Bodies pile up in fight for Australian drug trade
As underworld mobster Radovan Krejcir got out of his bulletproof Mercedes AMG into the parking lot of his diamond business in Johannesburg, there was nothing suspicious about the VW Polo parked opposite.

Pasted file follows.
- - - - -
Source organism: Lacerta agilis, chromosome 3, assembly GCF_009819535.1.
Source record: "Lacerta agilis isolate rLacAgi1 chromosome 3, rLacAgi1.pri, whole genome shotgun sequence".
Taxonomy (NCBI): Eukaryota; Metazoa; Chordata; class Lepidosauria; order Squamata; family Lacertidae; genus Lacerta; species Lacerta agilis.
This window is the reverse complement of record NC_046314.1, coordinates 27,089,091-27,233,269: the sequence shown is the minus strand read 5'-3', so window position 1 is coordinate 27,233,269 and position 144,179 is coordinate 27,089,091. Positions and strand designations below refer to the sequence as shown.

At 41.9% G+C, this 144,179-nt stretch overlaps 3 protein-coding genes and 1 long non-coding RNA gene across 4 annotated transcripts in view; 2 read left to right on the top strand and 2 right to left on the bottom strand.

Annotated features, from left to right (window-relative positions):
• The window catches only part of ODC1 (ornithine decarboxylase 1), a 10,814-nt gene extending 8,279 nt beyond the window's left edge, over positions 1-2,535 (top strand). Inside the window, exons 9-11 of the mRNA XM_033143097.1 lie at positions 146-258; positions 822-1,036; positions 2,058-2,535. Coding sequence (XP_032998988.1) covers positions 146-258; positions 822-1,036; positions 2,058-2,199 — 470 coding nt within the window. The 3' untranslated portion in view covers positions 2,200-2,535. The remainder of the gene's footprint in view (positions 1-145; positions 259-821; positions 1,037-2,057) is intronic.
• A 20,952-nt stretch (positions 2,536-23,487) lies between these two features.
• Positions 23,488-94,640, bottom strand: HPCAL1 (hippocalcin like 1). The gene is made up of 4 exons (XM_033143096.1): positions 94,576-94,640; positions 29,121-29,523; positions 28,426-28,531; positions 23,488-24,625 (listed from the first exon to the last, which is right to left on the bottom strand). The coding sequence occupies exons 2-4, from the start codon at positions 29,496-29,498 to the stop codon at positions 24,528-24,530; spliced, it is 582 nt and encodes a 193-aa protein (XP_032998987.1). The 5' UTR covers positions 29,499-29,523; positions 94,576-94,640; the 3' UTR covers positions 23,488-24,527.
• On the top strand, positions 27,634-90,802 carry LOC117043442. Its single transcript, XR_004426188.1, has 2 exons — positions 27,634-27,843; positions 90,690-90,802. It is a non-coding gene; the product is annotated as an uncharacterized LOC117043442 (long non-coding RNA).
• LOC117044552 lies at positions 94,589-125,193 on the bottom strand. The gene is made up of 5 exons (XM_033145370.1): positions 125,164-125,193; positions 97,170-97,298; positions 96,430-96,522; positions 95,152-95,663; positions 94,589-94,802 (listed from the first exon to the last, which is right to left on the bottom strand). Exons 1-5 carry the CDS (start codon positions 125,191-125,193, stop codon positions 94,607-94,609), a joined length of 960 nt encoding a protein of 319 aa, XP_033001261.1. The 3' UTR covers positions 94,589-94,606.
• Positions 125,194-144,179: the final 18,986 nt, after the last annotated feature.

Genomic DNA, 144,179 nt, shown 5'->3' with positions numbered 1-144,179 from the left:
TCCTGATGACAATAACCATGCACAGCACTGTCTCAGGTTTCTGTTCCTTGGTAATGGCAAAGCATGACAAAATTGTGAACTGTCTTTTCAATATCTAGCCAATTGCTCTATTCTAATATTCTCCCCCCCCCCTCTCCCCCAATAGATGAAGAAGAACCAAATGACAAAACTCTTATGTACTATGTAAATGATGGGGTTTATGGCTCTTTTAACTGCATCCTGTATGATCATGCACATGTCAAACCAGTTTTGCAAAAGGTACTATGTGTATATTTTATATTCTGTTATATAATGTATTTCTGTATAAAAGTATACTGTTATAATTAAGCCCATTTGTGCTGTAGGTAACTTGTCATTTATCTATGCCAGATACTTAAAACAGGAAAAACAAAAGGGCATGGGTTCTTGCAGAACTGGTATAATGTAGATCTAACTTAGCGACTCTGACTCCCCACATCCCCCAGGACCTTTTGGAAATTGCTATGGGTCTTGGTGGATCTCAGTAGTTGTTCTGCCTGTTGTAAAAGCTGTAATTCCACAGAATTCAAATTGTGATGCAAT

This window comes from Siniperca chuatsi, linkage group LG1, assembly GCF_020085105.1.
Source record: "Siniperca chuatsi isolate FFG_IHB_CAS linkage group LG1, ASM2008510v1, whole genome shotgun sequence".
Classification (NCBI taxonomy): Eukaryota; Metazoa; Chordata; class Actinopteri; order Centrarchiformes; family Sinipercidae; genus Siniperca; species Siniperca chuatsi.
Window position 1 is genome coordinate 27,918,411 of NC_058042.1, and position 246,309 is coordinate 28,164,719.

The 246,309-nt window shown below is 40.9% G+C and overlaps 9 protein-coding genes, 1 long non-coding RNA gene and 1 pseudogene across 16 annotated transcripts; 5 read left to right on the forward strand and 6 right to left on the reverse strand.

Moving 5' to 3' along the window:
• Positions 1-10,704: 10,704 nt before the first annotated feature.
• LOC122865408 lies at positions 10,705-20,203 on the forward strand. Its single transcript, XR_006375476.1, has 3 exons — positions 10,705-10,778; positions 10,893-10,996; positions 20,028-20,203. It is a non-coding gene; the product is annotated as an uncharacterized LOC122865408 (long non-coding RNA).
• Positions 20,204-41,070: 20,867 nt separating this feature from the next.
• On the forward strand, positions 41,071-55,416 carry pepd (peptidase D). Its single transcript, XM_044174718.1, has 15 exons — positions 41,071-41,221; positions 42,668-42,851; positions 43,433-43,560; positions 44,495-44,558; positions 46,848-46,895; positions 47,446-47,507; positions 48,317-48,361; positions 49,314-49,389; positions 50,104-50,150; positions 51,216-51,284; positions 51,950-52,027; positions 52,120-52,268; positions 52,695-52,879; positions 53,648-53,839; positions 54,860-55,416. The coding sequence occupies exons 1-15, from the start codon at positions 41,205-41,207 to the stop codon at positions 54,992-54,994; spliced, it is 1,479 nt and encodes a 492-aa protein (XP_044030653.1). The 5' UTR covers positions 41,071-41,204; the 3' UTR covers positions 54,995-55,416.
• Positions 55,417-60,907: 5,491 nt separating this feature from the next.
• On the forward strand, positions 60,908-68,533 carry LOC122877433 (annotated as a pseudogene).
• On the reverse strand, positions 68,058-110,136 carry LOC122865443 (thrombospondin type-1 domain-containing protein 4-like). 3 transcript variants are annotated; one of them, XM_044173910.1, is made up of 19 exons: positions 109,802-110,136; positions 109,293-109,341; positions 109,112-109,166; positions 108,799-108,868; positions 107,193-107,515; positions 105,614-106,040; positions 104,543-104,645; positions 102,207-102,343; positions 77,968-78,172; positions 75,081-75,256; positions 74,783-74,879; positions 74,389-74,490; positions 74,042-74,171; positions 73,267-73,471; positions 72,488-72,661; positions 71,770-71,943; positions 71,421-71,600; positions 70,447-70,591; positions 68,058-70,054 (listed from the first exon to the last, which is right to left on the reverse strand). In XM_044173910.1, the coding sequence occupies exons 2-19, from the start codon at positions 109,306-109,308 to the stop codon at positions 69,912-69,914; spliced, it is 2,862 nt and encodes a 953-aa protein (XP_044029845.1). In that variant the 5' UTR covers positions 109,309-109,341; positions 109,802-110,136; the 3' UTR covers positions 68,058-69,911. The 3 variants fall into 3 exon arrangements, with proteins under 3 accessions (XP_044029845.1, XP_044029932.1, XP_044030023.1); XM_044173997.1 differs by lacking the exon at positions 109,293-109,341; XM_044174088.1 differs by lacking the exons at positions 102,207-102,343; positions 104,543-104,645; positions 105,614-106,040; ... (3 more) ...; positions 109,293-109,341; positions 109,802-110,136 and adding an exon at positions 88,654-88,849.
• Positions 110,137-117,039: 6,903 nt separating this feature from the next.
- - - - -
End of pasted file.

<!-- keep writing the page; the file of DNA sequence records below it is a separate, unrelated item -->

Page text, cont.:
Krejcir was on his mobile and took three steps across the lot when, via remote control, the licence plate of the VW lowered and 10 mounted gun barrels came out, spraying bullets and peppering his car with at least 30 rounds. Once the VW guns emptied their clips, the car exploded in flames. The bullets missed. “It was like something from a movie,” Krejcir told media of the 2013 gadget-rigged assassination attempt. “All my life is like James Bond stuff, that’s how I live my life.” Towns targeted: Australia’s new bikie ice age — is it near you? Heroin: Female undercover cop’s harrowing drug mule mission Fast forward to last month and in equally movie-script style, South African soccer star and TV presenter Marc Batchelor is shot dead in a hail of bullets, fired assassination style by two gun-wielding professional killers on the back of motorbikes who pulled up alongside his car as he entered the driveway of his Johannesburg house. It was the third slaying of that style. The spectacular plots not only highlight how South Africa has emerged as one of the world’s great drug smuggling hubs and the lengths people will go to protect their export market, but are linked directly to Australia’s criminal underbelly and an illicit drugs market that knows no bounds. “South Africa has emerged as an important place to ship drugs to Australia now, one of the most important; it’s a storage point and there is a lot of storage waiting to be shipped,” one law enforcer, who asked not to be named, told True Crime Australia . Australian Border Force intelligence six years ago detected a new pattern of cocaine seizures coming in from South Africa, not usually a port for such drugs. Further intelligence found similar patterns across Asia, with imports received from Cape Town and Durban, a circuitous route to throw off suspicions from the usual trafficked drugs in containers from South America. Now too, methamphetamine precursor chemicals are travelling from China and India, being repackaged for smuggling in South Africa and Nigeria, and are dispatched to Australia hidden in everything from farm and mining machinery to bottles of Chardonnay. One of the latest came on July 14 when police seized an excavator being imported from South Africa to be delivered to a business in Bungendore. Police allege 384kgs of cocaine worth $140 million was hidden inside and was expected to be cut, bagged and sold about Canberra and the Snowy Mountains during this ski season. The drug haul is suspected to be part of a larger plot involving up to one tonne of coke from Colombia. There are strong suspicions coming out of South Africa that Batchelor’s execution was linked to at least the excavator element of the drugs haul. Perhaps no coincidence he was an associate of the Czech national Krejcir, as well as Eastern European-born heavy, based in Cape Town, Nafiz Modack, who is never seen without half a dozen bodyguards. Five other associates of Krejcir have also been spectacularly murdered in recent years, most suspected to be involved in the international drugs trade, including trafficking to Australia. They include Serbian national Ivan Djordjevic who was executed in April in Johannesburg in similar circumstances as Batchelor and was also involved with the football star in allegedly stealing a haul of cocaine, reported to be up to one tonne, from the Serbian Mafia and expected to be sent to the Netherlands, Brazil and Australia. There are links also to Serb national mobster and international drugs trafficker Darko Kulic executed in Johannesburg in 2018 after he was apparently involved in another slaying of Montenegrin-South African George Darmanovic, a friend of Modack’s. These followed another two hits on Serbs in South Africa a few months earlier. George Mihaljevic an associate of Krejcir whom he had a falling out with, was shot dead in a similar fashion to Batchelor, with assassins on motorbikes pulling up alongside of him. He was the 14th victim of Eastern Europeans based in South Africa murdered since 2009, excluding another five foiled professional hits. The latest murder, of Batchelor, has brought in police investigators from Serbian capital Belgrade since there have been at least three killings there directly linked to South Africa. But it has also brought in Australian authorities to help map the tri-continental drugs plot. South African police have determined the haul of drugs some of the men were involved with was originally owned and controlled by Serbian mafia based both in their country and Eastern Europe. Gangland retributions in that country have in recent years captivated the public there, and authorities point out that the link between the two Commonwealth countries is not new, but in the last decade has grown exponentially as the market value of illicit substances in Australia emerged as now the highest in the world. The serving law enforcer told True Crime Australia that Krejcir particularly had been on Australia’s radar for years with intelligence suggesting he was behind plots to shift bulk consignments of cocaine and methamphetamine (ice) or tik as they call it in South Africa to Australian ports. He and Balkan associates were suspected to have been behind a plot to ship a container load, possibly carrying up to a tonne of ice a couple of years ago which was believed to have left Port Elizabeth but then apparently lost overboard en route to Asia during a storm. Krejcir, in 2016 was sentenced to 35 years for drugs plots, attempted murder and kidnapping, was also named as suspected to be involved in the execution murder of a Lebanese gangster, a Serbian mobster and at least one other plot to bring 25kgs of ice to Australia. But he is also suspected of being linked to Balkan-based Australians using South Africa as a drugs distribution point. “There has been suspicions of drugs coming out of Port Elizabeth and Cape Town to Australia for years … there are multiple people involved in shipping to Australia but they are linked, (Krejcir) was a link to Australia’s organised crime presence in Eastern Europe, Montenegro, Albania these places,” one source told True Crime Australia. “But they (local South African criminals) are all killing and bombing each other because they want to control the drugs exporting to places like Australia because it is worth so much.” One Australian known to operate in South African drugs trafficking is an old-school criminal who allegedly ran the heroin distribution on the streets of Kings Cross in the 1980s. Radomir (surname redacted) left Australia in the 1990s, with a warrant issued for his arrest on June 24, 1993 for failing to appear in Wollongong court for robbery offences. But police suspect he has been living in the Adriatic seaside town of Budva in Montenegro in Eastern Europe and allegedly rejoined the Balkan organised crime milieu, organising the sending of drugs, cocaine and methamphetamine, to Australia from among other countries South Africa. The 65-year-old is considered by the Australian Federal Police to be a second tier criminal, one of five men, based overseas as key Balkan suppliers/organisers on imports of illicit goods into Australia. The others are also based in the Balkans with one in China. They have all been formerly from Australia but live in virtual exile overseas to continue to ply their multimillion-dollar drug trafficking trade. These include a shadowy 59-year-old Western Australian cocaine cartel and casino boss who also fled Australia in 2003 to set up bases in Spain and Montenegro and a former Canberra-based national champion athlete of Balkan descent last positively seen by undercover British police in the UK in a clandestine transit meeting at Heathrow Airport. Radomir is considered to be extremely well connected to all levels of organised crime from the global primary suppliers right down to distribution networks run by Outlaw Motorcycle gangs in Australia. The men are suspected of trafficking into Australia, all states, a whopping six tonnes of MDMA and hundreds of kilos of cocaine each year, only a fraction of which is seized. The source added they were aided in large part by bribed authorities at all levels. “The level of corruption in South Africa is unbelievable,” he added. Unlike other African countries, South Africa’s high levels of wealth and banking and the Western efficiency of transport links, including air and sea ports and commercial direct flights, have made it an ideal hub for criminal cabals to set up distribution operations. But like other nations in that region corruption in South Africa is rife and also makes it an attractive destination for criminal operations. “South Africa is a huge problem for us on many levels,” the law enforcement source said. In 2017, one of the biggest hauls of ice and cocaine from South Africa arrived on Melbourne docks. The Australian Border Force said the $186 million haul was sent via South Africa to throw off ABF intelligence for container searches as police arrested four men, one in Melbourne and three including a South African national in Sydney. In Sydney this year authorities made one of their biggest ever cocaine busts, finding $34 million worth from South Africa hidden in wooden crates in a consignment of furniture. A South African national is currently before the courts. Also still before the courts high-profile racehorse owner Damion Flower who has been charged with allegedly smuggling cocaine on commercial flights from South Africa to Sydney with the aid of baggage handlers. According to South African authorities, intelligence points to many of the drug shipments dispatched overseas in recent years being organised by offshore international syndicates including from Eastern Europe and Russia. The AFP declined to comment about the Eastern European-Australian dual nationals working with South Africans to bring drugs here and specifically Radomir but said the targeting of Australia was unfortunate. “It is an unfortunate reality that Australia is an attractive destination for organised crime groups to import narcotics due to the high prices they can obtain for their product on Australian streets, which is driven by high demand,” a spokeswoman said. “The AFP works closely with partners globally to target organised crime groups seeking to profit from trafficking narcotics through and out of the African continent. This includes having an AFP post in Pretoria, South Africa where we engage and work with international partner agencies on matters of mutual interest, including counter narcotics disruption strategies.” According to Interpol, about 70 per cent of serious organised crime that affects Australia comes from abroad, or has strong offshore links, and includes transnational organised crime gangs, firearms trafficking, financial crime, drug criminality and cybercrime.